Library Overflow: Reading Every Book on My Shelves (1/346)

Good Omens.jpg

SOMETHING OLD; a book to reread

Some books feel like coming home. I’m not sure if I could really tell you the first time I read Good Omens (sometime in college maybe?) because I’m certain the book came in this worn, dropped in the bath, dogeared condition. It’s always felt like a comfortable, curl up by the fire, know every word but it still stirs feelings inside you book. Perhaps that Catholic upbringing of mine has something to do with how familiar the themes of the book seem, as well as the gentle way the grandiose has become familiarly mundane out of sheer infectious contact with humanity.  It might just be the readable, welcoming writing style of Neil Gaiman and Terry Pratchett, who write like they’re the best of friends welcoming you into the secret they’ve been whispering and laughing about for hours. 

Good Omens is a book about the end of the world. It is about the forces of good and evil speeding toward Armageddon with reckless abandon and, I would say, bloodlust on both sides. Every supernatural character we do not spend a lot of time with sees humanity as a bore, or at the very least as something inconsequential to the grand final battle to come. Even our purported main characters, an angel and a demon, do little to actually resolve the main plot – which is preventing the Anti-Christ from bringing about the Apocalypse – instead bumbling about trying to be not too good and not too evil respectively, having grown comfortable on Earth and each harboring a certain fondness for the human race at large.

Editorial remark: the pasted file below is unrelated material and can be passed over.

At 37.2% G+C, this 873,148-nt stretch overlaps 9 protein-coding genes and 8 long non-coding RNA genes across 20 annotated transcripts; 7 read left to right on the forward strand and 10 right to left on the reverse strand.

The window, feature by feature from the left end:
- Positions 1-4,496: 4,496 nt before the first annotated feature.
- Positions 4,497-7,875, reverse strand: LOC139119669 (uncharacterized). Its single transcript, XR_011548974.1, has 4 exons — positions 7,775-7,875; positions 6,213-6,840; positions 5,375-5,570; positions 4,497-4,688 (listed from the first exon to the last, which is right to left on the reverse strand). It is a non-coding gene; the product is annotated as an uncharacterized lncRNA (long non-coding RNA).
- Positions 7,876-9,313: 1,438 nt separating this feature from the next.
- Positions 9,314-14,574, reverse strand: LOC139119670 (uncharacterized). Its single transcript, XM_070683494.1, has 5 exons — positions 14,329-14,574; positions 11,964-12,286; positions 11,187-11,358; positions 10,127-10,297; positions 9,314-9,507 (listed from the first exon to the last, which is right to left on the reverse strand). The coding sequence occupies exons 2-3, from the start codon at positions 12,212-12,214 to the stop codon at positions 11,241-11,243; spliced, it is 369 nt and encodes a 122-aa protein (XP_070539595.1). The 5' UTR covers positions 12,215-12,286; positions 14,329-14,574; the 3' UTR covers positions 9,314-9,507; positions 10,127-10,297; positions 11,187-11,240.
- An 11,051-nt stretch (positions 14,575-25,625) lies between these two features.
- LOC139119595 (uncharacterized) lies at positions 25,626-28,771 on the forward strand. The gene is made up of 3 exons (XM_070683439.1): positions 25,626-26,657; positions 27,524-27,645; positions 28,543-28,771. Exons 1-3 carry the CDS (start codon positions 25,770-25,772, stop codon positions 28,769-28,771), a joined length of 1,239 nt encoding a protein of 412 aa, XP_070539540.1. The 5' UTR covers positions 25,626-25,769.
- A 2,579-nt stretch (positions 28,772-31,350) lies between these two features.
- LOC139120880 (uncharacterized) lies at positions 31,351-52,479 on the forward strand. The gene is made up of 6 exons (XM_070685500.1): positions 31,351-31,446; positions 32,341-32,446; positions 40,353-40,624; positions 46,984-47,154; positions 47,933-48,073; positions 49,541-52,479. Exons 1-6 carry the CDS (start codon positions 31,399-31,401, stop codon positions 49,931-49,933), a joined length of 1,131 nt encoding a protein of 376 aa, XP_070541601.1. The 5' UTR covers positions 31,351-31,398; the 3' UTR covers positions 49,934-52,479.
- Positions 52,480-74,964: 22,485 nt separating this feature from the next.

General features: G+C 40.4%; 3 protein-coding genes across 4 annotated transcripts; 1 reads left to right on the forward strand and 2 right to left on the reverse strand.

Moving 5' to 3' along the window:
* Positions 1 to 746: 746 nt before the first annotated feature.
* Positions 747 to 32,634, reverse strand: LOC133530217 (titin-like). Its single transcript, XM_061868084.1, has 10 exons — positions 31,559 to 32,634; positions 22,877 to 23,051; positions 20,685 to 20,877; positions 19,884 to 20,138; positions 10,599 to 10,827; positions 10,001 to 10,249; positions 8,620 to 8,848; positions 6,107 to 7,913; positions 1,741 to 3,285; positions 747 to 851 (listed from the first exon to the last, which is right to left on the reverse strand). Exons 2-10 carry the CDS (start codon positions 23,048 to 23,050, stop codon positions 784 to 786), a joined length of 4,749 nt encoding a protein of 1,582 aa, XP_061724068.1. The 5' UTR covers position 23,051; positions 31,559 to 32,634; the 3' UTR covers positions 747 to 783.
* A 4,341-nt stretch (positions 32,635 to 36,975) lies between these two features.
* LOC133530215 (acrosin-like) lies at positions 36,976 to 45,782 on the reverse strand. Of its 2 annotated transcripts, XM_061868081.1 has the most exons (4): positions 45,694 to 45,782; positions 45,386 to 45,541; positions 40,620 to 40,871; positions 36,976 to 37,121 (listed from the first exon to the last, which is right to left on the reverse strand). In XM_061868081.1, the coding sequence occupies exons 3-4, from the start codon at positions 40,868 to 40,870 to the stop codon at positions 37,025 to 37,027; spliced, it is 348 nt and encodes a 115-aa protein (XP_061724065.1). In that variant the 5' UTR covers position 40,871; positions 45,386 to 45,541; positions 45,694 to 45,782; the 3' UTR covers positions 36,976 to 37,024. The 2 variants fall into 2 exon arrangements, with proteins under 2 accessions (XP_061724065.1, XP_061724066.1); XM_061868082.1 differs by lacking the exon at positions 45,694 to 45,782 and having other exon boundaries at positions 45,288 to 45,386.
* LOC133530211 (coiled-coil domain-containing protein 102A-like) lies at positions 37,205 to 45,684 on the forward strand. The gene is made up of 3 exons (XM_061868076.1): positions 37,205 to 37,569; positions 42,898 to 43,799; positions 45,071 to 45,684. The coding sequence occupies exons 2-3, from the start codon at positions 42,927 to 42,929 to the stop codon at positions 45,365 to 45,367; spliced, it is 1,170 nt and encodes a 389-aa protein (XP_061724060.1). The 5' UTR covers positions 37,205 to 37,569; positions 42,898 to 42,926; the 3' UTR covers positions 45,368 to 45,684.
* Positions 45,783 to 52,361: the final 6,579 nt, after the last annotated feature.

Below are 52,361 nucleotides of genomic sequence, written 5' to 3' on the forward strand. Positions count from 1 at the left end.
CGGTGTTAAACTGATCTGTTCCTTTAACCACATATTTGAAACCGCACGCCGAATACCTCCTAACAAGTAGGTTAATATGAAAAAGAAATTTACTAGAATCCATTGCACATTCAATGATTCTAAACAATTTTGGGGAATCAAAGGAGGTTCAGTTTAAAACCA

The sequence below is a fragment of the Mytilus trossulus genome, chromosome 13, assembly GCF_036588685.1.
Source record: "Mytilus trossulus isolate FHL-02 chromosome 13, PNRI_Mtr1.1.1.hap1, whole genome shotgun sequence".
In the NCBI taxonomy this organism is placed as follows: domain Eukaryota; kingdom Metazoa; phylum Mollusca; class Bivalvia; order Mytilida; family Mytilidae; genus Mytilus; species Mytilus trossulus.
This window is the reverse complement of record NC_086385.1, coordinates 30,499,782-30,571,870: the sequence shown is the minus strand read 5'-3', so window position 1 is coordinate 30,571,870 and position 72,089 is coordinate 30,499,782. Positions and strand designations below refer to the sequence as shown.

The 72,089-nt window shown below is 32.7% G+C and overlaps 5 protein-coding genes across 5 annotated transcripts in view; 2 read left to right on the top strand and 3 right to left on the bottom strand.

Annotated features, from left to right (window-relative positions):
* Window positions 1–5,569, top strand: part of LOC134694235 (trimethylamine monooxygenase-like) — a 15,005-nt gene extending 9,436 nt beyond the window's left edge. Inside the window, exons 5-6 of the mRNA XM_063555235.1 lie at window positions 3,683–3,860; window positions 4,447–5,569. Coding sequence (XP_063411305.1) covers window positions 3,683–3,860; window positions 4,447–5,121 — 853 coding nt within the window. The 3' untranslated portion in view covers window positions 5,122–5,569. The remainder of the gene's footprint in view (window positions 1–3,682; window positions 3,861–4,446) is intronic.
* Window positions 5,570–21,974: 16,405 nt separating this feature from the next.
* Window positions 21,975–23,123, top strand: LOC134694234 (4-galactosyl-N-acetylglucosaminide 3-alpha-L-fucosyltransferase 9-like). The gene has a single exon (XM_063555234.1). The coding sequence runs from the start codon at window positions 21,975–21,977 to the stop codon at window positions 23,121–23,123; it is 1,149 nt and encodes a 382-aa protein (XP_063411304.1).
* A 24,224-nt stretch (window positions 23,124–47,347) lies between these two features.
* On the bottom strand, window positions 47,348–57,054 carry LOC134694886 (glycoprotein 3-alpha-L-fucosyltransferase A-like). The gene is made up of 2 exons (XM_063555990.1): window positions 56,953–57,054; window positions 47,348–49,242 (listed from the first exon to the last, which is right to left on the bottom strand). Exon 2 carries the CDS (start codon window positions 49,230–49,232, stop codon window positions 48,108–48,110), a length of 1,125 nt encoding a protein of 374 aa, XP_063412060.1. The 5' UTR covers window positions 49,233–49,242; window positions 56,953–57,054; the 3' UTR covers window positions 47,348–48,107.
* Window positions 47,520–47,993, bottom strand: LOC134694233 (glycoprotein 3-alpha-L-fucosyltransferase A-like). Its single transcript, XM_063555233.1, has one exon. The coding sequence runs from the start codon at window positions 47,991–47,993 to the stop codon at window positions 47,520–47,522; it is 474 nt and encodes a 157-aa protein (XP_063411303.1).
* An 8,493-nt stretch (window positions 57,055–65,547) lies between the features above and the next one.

It’s ultimately a story about love, and not the romantic kind for once, at the center of it. It is an optimistic, hilarious book that, even in my hiatus from reading as a whole, I’ve reread more times than I can count. So help me, this little book about the almost end of the world makes me hope.